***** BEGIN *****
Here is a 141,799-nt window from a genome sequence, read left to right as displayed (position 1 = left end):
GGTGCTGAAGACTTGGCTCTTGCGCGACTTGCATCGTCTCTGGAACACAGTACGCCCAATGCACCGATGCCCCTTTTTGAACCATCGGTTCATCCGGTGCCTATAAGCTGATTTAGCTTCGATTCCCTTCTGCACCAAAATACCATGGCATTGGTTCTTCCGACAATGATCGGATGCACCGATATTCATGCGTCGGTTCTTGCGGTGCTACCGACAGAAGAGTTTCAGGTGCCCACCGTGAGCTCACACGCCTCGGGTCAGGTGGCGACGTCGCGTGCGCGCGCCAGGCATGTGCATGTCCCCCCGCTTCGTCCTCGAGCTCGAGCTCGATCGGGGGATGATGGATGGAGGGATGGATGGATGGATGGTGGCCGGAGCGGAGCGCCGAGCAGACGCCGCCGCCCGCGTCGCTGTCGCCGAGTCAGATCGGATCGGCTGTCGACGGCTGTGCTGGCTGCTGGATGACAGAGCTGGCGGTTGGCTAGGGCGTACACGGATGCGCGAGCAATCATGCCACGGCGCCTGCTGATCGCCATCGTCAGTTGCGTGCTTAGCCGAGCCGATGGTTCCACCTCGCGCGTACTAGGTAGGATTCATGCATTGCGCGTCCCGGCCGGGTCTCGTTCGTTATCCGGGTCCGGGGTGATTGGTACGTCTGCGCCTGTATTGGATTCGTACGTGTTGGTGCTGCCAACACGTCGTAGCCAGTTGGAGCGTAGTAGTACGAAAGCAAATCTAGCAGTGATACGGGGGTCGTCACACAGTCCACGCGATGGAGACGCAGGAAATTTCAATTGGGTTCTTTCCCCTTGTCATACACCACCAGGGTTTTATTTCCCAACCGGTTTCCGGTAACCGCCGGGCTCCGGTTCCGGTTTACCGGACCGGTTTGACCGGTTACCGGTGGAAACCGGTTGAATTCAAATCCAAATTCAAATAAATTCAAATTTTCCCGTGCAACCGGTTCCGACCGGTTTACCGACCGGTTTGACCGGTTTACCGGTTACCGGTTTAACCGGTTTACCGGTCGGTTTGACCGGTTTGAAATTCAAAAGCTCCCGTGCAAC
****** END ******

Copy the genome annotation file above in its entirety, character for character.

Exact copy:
Here is a 141,799-nt window from a genome sequence, read left to right as displayed (position 1 = left end):
GGTGCTGAAGACTTGGCTCTTGCGCGACTTGCATCGTCTCTGGAACACAGTACGCCCAATGCACCGATGCCCCTTTTTGAACCATCGGTTCATCCGGTGCCTATAAGCTGATTTAGCTTCGATTCCCTTCTGCACCAAAATACCATGGCATTGGTTCTTCCGACAATGATCGGATGCACCGATATTCATGCGTCGGTTCTTGCGGTGCTACCGACAGAAGAGTTTCAGGTGCCCACCGTGAGCTCACACGCCTCGGGTCAGGTGGCGACGTCGCGTGCGCGCGCCAGGCATGTGCATGTCCCCCCGCTTCGTCCTCGAGCTCGAGCTCGATCGGGGGATGATGGATGGAGGGATGGATGGATGGATGGTGGCCGGAGCGGAGCGCCGAGCAGACGCCGCCGCCCGCGTCGCTGTCGCCGAGTCAGATCGGATCGGCTGTCGACGGCTGTGCTGGCTGCTGGATGACAGAGCTGGCGGTTGGCTAGGGCGTACACGGATGCGCGAGCAATCATGCCACGGCGCCTGCTGATCGCCATCGTCAGTTGCGTGCTTAGCCGAGCCGATGGTTCCACCTCGCGCGTACTAGGTAGGATTCATGCATTGCGCGTCCCGGCCGGGTCTCGTTCGTTATCCGGGTCCGGGGTGATTGGTACGTCTGCGCCTGTATTGGATTCGTACGTGTTGGTGCTGCCAACACGTCGTAGCCAGTTGGAGCGTAGTAGTACGAAAGCAAATCTAGCAGTGATACGGGGGTCGTCACACAGTCCACGCGATGGAGACGCAGGAAATTTCAATTGGGTTCTTTCCCCTTGTCATACACCACCAGGGTTTTATTTCCCAACCGGTTTCCGGTAACCGCCGGGCTCCGGTTCCGGTTTACCGGACCGGTTTGACCGGTTACCGGTGGAAACCGGTTGAATTCAAATCCAAATTCAAATAAATTCAAATTTTCCCGTGCAACCGGTTCCGACCGGTTTACCGACCGGTTTGACCGGTTTACCGGTTACCGGTTTAACCGGTTTACCGGTCGGTTTGACCGGTTTGAAATTCAAAAGCTCCCGTGCAAC